Tag Archives: motivation

Find Motivation To Complete Your Novel

Find Motivation To Complete Your Novel

You’re writing your novel. Then you get stuck. Several days go by. Then a week. The more you try to force yourself to write, the more you resist.

Your novel is doomed. Or is it? Let’s look at some tips which will help you to find motivation again. By the way — these tips work for all uncompleted novels — even those novels on which you’ve completely given up.

Here we go…

1. Forget your novel for now: write something else

Try writing something else. Start another novel, or write a short story. Chances are that you’re trying too hard. You’re tripping over your mental feet; your creative self has gone silent.

Beginning a new project coaxes your creativity out of hibernation.

Complete this sentence (write it, don’t just think it): “It would be huge fun to write…”

Start writing. 😉

2. List your written scenes: what’s missing?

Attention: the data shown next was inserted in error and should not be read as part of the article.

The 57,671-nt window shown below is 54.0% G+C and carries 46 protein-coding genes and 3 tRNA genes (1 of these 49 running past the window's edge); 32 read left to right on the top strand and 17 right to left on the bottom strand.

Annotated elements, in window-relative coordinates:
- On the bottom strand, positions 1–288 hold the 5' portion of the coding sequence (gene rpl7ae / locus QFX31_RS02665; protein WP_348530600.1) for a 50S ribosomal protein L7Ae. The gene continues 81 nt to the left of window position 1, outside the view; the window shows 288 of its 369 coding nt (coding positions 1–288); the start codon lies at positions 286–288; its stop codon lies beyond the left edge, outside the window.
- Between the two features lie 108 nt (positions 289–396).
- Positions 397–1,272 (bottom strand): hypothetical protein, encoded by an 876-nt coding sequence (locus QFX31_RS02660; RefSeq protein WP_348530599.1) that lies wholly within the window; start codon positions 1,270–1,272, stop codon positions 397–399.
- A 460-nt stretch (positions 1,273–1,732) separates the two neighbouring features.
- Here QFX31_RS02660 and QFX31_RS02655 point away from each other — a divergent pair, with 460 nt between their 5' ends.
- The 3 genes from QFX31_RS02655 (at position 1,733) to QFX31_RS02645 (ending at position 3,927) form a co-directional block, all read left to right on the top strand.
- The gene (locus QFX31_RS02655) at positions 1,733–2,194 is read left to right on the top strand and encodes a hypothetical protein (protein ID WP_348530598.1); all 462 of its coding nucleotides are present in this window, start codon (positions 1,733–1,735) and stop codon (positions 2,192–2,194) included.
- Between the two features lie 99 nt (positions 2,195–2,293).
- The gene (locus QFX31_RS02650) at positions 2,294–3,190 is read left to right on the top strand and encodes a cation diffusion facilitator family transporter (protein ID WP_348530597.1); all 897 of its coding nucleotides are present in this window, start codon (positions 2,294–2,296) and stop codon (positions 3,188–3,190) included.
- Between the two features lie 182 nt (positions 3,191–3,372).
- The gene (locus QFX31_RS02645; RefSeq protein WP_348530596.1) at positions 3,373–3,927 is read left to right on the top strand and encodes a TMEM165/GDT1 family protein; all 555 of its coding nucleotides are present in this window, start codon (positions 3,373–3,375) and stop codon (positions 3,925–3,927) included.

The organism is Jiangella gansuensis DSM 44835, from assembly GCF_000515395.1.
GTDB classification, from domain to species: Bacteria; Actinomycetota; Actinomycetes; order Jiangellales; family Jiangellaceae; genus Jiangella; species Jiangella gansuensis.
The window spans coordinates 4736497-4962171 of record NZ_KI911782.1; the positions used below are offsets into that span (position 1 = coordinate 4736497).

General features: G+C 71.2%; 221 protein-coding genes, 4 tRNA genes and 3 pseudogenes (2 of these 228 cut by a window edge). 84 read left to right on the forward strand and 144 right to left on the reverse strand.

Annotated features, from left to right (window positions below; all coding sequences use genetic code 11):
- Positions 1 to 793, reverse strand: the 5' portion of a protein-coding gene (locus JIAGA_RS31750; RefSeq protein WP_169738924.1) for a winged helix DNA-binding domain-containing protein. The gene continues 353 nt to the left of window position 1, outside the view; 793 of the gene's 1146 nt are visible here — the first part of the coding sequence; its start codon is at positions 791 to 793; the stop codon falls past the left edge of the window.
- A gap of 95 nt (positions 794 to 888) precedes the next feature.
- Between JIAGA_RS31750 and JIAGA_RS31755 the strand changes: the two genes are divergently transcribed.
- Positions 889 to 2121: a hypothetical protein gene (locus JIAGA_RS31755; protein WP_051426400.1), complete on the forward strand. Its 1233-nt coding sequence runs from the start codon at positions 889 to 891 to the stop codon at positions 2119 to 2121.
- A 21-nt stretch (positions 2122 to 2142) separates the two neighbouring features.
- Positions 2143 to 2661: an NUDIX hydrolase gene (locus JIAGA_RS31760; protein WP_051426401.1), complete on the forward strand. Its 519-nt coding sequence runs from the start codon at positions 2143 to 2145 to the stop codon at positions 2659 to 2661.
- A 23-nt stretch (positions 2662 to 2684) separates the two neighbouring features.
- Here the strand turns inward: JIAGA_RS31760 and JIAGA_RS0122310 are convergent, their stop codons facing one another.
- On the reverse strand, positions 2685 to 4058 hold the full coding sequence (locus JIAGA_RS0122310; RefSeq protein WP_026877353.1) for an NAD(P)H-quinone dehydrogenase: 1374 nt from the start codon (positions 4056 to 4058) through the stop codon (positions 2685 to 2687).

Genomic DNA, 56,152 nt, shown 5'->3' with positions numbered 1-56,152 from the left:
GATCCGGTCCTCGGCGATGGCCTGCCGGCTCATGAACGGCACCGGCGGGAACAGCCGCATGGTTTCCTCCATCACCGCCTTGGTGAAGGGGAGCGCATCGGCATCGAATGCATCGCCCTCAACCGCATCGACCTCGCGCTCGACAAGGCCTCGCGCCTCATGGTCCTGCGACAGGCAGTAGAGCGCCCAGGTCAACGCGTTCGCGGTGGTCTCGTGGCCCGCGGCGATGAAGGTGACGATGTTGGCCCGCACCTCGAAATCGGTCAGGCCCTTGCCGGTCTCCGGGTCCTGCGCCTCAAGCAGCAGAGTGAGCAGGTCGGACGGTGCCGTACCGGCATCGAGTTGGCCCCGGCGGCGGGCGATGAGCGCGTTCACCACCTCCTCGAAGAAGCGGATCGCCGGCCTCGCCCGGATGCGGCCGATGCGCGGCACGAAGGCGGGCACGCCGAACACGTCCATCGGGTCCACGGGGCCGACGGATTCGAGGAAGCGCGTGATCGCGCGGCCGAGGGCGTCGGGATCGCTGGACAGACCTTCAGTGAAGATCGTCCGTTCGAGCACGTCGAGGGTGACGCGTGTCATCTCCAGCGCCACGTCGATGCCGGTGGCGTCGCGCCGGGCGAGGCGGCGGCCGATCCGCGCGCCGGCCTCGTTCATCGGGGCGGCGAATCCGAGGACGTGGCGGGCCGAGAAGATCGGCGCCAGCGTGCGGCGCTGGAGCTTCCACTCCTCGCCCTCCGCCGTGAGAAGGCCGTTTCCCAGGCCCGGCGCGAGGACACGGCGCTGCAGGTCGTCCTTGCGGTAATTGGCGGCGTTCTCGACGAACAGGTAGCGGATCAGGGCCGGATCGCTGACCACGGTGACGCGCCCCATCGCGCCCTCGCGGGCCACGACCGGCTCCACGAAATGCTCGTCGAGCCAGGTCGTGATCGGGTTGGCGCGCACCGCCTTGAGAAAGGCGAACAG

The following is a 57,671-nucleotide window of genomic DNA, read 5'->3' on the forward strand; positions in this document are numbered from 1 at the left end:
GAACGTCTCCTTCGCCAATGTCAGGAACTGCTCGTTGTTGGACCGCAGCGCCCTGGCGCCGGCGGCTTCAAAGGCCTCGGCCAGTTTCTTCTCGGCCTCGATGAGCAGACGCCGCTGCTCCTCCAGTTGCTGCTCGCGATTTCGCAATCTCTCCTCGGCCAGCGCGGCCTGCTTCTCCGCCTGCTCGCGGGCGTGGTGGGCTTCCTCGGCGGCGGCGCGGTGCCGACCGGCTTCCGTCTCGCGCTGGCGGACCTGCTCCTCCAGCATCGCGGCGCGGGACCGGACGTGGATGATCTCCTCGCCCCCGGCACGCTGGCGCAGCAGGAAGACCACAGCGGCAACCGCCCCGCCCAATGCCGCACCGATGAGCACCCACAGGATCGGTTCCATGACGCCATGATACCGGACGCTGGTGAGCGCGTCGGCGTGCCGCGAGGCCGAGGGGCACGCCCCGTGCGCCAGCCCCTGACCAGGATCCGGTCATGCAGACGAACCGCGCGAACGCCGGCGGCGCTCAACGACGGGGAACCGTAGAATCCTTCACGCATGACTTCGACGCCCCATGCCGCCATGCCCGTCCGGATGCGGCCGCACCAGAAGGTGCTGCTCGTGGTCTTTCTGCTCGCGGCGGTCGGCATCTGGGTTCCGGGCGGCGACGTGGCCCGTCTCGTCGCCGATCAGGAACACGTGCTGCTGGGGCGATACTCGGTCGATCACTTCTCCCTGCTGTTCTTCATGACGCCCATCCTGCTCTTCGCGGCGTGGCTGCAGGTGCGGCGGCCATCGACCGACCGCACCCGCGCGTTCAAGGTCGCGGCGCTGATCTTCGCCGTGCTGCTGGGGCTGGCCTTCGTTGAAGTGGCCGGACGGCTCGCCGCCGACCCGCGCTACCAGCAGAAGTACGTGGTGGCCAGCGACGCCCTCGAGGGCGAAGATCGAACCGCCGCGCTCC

Open your novel’s computer file. Even this small step may be challenging if you’re blocked. Tell yourself you’re an investigator. You’re just investigating the project — you don’t need to write, if you don’t want to.

Without thinking about it too much, write one-sentence descriptions of what happens in each scene.

This may be enough to get you starting writing again. When you get stuck, it’s often because you’ve lost the main thread of your story.

3. Let your characters speak (write character journals)

Choose a character. Write 300 words of the character’s journal. Write in first person, from that character’s point of view. If the character’s angry, that’s wonderful. It means that there’s real energy there, and you can work with that.

Keep writing if you’re getting useful information. Or, write another character’s journal.

The journalling process may be enough to get you started writing your novel again.